“If it’s just a symbol, then to hell with it.” Thus, Flannery O’Connor when it was suggested that the Eucharist was merely a symbolic presence of the Lord Jesus. Of course, we Catholics are not allergic to the importance of symbols. People will negotiate a policy but will die for a symbol, and not just Catholics. Think of the once seemingly perennial legislative and court fights over burning the flag, even though a protester can never truly burn “the flag,” they can only burn “a flag” just as a protester can rip up a copy of the Constitution, but the document continues to govern the political life of the nation.
Flannery was not dismissing symbols. She was, instead, pointing to the fact that at the heart of our faith, beyond the symbols, beyond the intellectual worldview, there is a truth claim: The tomb is empty.
Yesterday, I was speaking with a group of Catholics about the relationship of the Church and politics and stated my belief that the most basic problem facing us is the expectation that to gain access to the public square, we must reduce our religion to ethics. On the Catholic left, this usually entails reducing the faith to social justice issues. On the Catholic right, this usually entails reducing the faith to a congeries of issues – anti-abortion, traditional marriage, anti-euthanasia – that are cast as moral issues. Now, I care about social justice as much as the next Catholic, and I am as determinedly pro-life as I can be. The issue, then, is not whether the Church’s teachings on social justice or life issues are right or wrong. The issue is that when we reduce these – and any issues – to ethics, a couple of things happen that are deeply dangerous to the faith. We set ourselves on a path of self-secularization and find ourselves complicit in the thing that most bothers us, the loss of the religious sense in our time and in our culture.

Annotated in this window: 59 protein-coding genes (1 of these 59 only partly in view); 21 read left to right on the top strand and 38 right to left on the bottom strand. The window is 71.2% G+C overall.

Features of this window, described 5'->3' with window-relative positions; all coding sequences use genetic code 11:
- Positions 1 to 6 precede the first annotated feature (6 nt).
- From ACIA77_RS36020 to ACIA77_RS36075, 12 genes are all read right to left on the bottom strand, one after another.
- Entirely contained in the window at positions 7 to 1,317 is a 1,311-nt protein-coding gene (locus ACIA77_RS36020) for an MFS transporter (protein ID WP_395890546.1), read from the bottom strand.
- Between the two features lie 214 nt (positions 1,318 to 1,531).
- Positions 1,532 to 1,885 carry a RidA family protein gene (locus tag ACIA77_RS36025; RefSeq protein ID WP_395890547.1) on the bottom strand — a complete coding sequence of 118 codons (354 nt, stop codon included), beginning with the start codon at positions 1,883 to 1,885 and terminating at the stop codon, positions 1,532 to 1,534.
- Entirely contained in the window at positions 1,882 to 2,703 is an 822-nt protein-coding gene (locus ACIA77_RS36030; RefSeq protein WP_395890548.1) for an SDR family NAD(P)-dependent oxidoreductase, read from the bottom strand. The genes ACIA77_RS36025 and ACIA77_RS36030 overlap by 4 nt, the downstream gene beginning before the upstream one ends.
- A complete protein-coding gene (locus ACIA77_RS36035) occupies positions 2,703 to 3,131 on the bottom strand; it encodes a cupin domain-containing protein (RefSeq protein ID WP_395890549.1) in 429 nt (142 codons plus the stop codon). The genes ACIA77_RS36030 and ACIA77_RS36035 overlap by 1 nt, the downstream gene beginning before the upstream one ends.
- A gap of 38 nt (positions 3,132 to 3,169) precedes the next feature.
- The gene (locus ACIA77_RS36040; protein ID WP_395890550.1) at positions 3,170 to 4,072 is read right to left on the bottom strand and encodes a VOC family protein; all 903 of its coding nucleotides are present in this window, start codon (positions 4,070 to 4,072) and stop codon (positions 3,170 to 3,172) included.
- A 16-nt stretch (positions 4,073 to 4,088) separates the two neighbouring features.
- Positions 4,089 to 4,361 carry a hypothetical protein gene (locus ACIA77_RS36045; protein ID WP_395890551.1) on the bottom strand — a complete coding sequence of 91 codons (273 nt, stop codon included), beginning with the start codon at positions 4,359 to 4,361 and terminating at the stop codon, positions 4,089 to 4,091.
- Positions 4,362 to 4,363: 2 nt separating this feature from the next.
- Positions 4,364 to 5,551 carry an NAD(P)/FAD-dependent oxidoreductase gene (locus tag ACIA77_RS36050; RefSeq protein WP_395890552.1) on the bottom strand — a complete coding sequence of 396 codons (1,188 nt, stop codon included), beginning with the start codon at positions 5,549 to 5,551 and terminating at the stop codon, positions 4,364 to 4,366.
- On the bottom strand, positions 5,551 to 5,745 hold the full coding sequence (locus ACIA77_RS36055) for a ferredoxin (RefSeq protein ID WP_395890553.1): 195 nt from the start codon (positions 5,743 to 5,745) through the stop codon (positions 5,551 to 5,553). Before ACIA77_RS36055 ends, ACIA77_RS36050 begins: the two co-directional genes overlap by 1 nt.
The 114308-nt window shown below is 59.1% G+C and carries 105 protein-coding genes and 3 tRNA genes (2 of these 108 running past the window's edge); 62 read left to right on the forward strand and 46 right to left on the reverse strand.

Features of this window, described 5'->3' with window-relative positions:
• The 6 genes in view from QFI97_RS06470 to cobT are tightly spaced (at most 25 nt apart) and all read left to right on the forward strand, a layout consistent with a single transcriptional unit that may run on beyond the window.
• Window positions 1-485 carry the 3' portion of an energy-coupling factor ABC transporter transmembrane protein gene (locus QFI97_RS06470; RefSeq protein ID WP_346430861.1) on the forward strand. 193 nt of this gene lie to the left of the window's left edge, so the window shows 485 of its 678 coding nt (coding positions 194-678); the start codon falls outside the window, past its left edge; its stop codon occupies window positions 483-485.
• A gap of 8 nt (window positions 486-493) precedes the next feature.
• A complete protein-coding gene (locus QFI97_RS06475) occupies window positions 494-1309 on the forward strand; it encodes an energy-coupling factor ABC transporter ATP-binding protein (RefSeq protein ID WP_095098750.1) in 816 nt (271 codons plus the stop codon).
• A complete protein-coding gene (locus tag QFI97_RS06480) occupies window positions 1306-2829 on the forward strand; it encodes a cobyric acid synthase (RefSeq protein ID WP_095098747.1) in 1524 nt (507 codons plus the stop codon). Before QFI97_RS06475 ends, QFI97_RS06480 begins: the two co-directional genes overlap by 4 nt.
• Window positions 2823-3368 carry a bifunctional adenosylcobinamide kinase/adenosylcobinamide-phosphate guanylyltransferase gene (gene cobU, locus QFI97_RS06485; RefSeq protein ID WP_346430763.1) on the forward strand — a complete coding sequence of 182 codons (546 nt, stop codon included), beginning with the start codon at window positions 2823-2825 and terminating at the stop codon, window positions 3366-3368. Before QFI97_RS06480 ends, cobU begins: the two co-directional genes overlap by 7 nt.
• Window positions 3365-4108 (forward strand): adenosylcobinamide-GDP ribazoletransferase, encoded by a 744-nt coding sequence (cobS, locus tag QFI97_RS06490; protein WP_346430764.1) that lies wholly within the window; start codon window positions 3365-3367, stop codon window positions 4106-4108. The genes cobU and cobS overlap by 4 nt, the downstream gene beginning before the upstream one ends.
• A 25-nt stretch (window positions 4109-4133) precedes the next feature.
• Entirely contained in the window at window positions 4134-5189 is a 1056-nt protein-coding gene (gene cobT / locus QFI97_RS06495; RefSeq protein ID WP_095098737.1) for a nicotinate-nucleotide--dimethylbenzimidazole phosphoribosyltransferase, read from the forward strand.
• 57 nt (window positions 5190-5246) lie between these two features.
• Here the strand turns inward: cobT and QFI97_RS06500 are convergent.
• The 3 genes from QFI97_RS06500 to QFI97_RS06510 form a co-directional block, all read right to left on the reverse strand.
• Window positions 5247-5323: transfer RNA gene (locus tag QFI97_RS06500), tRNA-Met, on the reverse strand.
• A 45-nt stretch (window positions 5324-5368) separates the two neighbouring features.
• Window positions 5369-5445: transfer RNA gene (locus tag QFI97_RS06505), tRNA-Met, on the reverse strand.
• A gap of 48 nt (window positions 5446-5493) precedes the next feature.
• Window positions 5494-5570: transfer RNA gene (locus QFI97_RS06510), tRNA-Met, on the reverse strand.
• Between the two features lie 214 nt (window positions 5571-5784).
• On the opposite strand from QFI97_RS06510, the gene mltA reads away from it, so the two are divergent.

This can all be a little opaque, so bear with me. The reduction of religion to ethics has been a hallmark of the estuary where religion and politics meet throughout American history. It was commented upon by de Tocqueville. It was evidenced in the Legion of Decency. The Moral Majority, as its name implies, was built explicitly on the premise that people of different faiths can enter the political arena united around a common moral agenda. Americans have always had so many different denominations that many Founders and political leaders since, have warned against the introduction of anything dogmatic into the public sphere. There remains a fear, which I can only label bizarre, that introducing dogma into our public discussion will lead to re-igniting the Thirty Years War. But, the Founders and political leaders subsequently also recognized that the moral fiber of a people must be robust is that people are to be capable of self-governance, and that for most people, moral fiber is derived from their faith. And, so, religion and religious leaders are permitted to enter the public square as ethical authorities, checking their dogma at the door.
Ten years ago I wrote these words and do not see the need to change a comma: